How the internet has changed the literary landscape in India (and the world)? A Report

The internet has changed literary landscape for book lovers

There was a time when there were no ebooks, access to publication was atrocious for common people and access to good books was also arduous for those who did not have (you can put any noun here). I have survived those years and I am enjoying these years (yes, CORONA is here and thanks to China for that unsolicited gift to the world). There may be hypothetical debates whether India has democracy or not and there might be millions of digital articles bashing the current prime minister of India and yet reinforcing (shamelessly) that criticism is something that the present government does not support. However, one thing is very clear and the world will agree that the world of literature has been truly democratised with websites like Z-library and others that provide ‘free’ books to the world. Readers on the left and right side of the globe, equally, enjoy such democracy!

I still remember my struggles during the years of MA. Many books that I wanted to study were not simply available in the physical market and if at all, there were a few copies, there were costly… too costly to be afforded by a student who did not earn and whose father did not forbid buying books but the cost was simply out of the equation. And still, there are the books that cannot be opted for by those who are studying… and libraries, bluntly, do not order the books that are useful but order those that are beneficial for those (you can understand the backend business).

With access to the internet, you can imagine how wonderful is the scene for a student who can download almost any book that he or she wants. Almost any… there will always be days when you cannot find a book that you need because there might not be (yet) any digital leaks or print scans available even in the ‘Kshir Sagar’ of books on the internet – Z-Library. Still, there are many many books available for your perusal, free of cost. Though I do empathise with the authors who could have made more money along with their publishers by selling the legitimate copies of their titles, I do understand that there are readers who simply cannot afford those costly titles by paying… and therefore, a conscious and careful observation tells that those who can buy a 200-page title in 9,000 RS do buy it and those who cannot buy, read it for free…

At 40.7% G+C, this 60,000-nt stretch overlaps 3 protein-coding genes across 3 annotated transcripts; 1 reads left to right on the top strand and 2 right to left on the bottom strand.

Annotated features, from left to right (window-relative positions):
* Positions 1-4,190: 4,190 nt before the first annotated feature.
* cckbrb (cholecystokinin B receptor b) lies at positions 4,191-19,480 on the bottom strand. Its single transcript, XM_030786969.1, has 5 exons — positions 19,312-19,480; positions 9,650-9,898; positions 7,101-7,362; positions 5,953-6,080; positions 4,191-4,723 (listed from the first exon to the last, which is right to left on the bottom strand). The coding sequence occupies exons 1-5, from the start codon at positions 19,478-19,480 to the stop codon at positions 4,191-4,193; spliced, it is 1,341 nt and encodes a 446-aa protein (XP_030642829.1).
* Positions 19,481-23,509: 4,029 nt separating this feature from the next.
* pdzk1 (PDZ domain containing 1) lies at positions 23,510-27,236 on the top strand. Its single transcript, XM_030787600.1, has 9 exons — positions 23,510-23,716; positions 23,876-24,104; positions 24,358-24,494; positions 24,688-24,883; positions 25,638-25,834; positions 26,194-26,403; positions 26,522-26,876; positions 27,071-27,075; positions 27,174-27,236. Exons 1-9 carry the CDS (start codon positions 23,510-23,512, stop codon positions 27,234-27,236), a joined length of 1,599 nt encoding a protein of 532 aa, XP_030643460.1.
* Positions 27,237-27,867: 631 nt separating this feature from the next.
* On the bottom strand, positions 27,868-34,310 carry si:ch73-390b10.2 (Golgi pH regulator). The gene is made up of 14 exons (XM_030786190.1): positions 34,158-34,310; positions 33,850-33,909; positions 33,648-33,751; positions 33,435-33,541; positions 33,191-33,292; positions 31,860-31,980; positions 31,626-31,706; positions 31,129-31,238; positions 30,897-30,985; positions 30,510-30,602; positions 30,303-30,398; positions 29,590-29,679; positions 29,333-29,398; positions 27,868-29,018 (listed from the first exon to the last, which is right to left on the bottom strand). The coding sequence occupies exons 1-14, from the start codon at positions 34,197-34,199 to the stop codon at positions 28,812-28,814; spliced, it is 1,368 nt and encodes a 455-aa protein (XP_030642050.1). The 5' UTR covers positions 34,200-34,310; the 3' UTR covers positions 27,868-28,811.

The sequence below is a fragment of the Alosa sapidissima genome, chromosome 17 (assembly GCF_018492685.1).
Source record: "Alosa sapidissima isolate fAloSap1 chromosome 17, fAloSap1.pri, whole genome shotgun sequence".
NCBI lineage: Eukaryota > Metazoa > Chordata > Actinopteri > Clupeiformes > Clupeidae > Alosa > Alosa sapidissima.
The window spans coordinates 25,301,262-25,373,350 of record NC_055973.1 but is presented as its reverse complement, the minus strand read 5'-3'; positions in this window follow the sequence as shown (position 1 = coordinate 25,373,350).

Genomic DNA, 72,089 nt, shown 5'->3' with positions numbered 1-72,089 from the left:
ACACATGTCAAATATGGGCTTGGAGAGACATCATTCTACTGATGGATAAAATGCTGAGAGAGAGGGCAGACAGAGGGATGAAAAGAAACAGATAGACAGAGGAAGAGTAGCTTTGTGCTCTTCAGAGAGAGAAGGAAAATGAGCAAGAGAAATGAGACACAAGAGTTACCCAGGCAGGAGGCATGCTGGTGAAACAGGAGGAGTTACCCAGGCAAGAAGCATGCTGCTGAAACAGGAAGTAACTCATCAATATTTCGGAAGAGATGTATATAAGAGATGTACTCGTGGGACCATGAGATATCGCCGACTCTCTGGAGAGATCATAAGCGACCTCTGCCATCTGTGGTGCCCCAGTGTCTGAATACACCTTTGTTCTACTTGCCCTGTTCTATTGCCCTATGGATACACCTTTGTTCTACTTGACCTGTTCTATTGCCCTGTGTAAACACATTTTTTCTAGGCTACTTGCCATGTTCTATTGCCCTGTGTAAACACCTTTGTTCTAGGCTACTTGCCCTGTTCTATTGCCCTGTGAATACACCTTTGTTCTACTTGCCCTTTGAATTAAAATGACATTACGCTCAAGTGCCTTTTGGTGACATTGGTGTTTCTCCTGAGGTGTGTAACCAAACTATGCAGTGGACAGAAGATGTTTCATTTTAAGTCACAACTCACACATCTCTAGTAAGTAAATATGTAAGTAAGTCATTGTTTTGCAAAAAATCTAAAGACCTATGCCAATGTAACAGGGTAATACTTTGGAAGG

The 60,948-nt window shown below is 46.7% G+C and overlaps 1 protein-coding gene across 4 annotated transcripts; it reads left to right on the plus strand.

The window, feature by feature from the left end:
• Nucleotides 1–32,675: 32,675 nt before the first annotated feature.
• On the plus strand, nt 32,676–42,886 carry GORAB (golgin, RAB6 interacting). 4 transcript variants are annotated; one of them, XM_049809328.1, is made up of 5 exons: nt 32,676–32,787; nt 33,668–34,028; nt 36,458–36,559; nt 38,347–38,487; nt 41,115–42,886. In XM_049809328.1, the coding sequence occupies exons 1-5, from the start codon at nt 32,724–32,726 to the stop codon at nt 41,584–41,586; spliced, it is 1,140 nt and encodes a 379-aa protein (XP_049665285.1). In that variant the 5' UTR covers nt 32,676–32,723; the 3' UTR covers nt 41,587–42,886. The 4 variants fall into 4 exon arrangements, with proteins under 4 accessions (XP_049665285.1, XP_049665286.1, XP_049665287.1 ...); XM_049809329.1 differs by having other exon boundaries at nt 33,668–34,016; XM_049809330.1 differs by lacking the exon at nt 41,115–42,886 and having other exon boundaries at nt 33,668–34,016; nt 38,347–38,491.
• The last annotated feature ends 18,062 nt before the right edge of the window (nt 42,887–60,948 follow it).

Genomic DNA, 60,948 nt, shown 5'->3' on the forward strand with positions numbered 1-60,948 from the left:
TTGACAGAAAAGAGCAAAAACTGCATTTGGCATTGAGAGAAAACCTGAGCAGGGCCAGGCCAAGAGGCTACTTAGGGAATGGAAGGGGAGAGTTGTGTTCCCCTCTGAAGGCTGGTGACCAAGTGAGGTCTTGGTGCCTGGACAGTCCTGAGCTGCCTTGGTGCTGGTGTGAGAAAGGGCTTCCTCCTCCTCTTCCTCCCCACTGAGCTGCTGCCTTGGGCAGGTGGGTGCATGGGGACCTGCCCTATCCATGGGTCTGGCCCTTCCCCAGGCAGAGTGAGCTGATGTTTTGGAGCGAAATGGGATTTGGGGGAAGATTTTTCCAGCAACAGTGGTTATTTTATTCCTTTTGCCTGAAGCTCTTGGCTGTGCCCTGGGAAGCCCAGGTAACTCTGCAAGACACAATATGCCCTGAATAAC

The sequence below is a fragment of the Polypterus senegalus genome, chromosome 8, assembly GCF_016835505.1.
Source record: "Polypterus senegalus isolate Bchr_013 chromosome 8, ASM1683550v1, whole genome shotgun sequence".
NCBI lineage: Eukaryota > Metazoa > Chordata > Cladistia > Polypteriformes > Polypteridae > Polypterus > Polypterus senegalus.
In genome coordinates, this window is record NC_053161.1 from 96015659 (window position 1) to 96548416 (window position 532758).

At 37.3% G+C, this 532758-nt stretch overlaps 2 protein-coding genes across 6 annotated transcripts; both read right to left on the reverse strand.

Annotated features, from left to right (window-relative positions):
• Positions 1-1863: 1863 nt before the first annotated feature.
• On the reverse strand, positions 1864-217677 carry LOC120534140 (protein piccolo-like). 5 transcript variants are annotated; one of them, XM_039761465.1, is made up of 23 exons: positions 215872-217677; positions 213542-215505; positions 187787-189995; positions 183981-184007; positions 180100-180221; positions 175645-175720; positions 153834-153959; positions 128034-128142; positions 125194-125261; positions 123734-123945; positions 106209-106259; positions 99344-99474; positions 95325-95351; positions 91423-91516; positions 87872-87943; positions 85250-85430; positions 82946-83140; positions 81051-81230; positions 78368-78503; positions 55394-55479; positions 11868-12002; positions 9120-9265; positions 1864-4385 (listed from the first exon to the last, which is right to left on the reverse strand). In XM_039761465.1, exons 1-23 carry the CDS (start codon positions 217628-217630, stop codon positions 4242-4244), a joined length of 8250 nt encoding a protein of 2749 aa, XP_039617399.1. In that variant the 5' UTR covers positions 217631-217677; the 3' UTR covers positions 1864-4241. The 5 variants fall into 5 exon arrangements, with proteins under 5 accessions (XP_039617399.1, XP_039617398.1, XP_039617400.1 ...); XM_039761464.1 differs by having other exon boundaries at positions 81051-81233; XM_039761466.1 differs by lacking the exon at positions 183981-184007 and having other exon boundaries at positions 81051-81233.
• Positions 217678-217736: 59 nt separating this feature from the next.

Now coming to the seamy side or the brighter side (as many can argue from both ends), 10-12 years ago, becoming an author was a prerogative of the elites of our society. Today, with a democratised access to publication (with the help of the internet or by paying the hungry self-publishers), anyone can become an author and (sadly) nobody gives a damn about it… it has given the freedom to pursue one’s dream to anyone but it has also subverted the standard of literature in the country (and in the world, as well). Nevertheless, we should not discount the fact that there are many self-published or digitally published authors who have claimed wonders by their writings. At the same time, there are many titles that can simply be rubbished in the trash box… and those have become famous! Sadly!

To end this democracy in literature argument, it is up to the readers to decide whether it is useful or some sort of illegal access to someone’s literary toil. But, looking at it from the outside, one can say that the years of pause and unavailability of the elite literature for the commoners have ended with Robin Hood hearts like Z-Library and this phase is enjoyable! Do enjoy it!


By Ravi for Literature News